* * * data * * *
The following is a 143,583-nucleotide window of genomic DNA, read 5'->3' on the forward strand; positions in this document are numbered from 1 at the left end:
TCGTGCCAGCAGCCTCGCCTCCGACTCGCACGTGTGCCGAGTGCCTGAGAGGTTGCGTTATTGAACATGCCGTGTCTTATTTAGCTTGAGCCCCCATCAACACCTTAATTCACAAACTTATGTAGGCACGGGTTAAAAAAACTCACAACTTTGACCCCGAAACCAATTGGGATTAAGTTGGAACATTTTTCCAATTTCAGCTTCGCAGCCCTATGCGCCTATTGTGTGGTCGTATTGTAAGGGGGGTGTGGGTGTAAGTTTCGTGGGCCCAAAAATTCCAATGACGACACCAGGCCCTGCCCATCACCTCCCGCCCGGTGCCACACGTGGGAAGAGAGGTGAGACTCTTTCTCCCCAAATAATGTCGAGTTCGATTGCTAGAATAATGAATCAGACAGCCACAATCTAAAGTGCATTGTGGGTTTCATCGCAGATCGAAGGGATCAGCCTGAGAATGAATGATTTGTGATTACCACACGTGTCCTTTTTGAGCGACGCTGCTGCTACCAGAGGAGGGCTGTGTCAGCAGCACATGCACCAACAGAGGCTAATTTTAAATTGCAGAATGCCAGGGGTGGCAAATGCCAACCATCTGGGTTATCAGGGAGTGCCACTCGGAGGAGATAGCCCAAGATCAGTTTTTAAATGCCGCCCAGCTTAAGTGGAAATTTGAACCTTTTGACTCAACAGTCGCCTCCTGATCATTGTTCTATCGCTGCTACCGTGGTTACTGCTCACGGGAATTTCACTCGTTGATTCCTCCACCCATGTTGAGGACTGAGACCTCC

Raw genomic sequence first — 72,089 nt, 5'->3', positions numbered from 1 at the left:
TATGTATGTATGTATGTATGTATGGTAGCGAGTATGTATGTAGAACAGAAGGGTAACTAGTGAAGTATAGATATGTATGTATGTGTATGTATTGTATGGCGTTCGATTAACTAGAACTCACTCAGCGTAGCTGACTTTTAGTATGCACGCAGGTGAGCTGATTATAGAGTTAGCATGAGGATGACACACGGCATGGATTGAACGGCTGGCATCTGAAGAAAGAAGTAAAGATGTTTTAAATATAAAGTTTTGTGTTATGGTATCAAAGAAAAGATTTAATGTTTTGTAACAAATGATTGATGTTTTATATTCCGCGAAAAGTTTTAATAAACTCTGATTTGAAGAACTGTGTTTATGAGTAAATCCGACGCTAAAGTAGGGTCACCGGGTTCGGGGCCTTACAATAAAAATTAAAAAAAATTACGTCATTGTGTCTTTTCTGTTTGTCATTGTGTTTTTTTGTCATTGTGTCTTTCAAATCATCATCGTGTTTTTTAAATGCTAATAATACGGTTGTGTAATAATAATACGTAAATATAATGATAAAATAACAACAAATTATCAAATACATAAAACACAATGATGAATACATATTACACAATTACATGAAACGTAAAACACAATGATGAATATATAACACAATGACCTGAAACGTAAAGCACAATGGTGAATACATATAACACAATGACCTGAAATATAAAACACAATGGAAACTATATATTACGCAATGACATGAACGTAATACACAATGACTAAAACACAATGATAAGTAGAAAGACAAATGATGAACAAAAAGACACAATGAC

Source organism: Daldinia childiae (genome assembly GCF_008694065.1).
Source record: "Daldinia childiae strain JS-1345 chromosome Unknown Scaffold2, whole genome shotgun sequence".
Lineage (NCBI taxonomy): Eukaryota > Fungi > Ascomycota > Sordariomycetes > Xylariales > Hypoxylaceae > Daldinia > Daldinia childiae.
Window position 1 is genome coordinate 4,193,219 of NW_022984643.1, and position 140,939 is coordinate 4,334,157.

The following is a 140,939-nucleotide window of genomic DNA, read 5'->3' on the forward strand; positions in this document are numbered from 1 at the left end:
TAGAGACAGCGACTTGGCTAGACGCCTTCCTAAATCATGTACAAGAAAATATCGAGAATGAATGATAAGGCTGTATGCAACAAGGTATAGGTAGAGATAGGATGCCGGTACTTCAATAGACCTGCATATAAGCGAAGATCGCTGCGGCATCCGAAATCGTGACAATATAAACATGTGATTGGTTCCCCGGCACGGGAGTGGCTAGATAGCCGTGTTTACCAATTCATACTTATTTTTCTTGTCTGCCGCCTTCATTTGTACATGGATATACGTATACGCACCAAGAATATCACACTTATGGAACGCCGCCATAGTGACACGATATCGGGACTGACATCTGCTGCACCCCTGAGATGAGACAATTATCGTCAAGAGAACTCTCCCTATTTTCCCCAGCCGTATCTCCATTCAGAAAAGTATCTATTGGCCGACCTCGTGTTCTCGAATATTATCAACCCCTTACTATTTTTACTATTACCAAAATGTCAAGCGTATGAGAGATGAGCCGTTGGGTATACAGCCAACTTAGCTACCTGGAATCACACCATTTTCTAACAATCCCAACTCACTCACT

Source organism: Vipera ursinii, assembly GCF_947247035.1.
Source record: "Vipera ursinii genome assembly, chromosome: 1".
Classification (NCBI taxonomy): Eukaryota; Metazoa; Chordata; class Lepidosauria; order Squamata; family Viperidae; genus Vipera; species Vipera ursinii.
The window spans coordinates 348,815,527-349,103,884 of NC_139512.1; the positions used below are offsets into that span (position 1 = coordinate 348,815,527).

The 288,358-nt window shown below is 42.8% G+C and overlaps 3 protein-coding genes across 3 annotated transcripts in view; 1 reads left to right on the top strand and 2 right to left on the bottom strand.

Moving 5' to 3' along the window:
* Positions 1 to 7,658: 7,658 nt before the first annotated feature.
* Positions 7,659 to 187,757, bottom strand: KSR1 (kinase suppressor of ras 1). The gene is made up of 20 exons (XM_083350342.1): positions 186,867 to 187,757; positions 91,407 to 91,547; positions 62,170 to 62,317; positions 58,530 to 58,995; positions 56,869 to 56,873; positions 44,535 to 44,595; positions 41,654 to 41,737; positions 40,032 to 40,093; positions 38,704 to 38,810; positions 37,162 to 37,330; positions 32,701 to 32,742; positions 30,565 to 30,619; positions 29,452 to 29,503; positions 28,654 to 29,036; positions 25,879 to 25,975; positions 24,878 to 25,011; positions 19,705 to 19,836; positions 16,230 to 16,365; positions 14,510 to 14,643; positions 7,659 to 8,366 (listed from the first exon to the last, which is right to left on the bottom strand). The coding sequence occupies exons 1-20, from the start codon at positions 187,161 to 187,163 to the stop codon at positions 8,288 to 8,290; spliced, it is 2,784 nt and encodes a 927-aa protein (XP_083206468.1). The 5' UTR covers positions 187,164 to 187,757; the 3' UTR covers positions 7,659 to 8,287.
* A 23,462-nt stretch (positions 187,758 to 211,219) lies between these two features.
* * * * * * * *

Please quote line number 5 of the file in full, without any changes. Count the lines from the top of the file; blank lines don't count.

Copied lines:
Source organism: Daldinia childiae (genome assembly GCF_008694065.1).